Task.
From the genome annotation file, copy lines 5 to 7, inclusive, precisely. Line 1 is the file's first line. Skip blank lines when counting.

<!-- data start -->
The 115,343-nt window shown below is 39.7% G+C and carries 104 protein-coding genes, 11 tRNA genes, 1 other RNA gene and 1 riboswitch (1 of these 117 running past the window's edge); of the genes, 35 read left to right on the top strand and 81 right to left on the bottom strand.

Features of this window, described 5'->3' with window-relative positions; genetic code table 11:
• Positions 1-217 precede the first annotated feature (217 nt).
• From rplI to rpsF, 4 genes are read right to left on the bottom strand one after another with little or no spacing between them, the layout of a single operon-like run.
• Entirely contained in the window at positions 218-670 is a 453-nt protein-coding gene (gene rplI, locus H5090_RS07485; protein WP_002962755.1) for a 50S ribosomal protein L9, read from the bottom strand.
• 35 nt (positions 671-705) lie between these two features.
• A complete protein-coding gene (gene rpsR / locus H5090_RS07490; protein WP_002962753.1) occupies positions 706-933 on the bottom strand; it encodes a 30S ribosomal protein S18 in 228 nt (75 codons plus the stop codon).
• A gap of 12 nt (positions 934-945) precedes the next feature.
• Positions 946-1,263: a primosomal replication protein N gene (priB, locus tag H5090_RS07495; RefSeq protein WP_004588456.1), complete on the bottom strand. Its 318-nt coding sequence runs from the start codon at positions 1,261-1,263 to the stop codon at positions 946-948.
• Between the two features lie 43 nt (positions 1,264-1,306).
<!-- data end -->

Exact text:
• Entirely contained in the window at positions 218-670 is a 453-nt protein-coding gene (gene rplI, locus H5090_RS07485; protein WP_002962755.1) for a 50S ribosomal protein L9, read from the bottom strand.
• 35 nt (positions 671-705) lie between these two features.
• A complete protein-coding gene (gene rpsR / locus H5090_RS07490; protein WP_002962753.1) occupies positions 706-933 on the bottom strand; it encodes a 30S ribosomal protein S18 in 228 nt (75 codons plus the stop codon).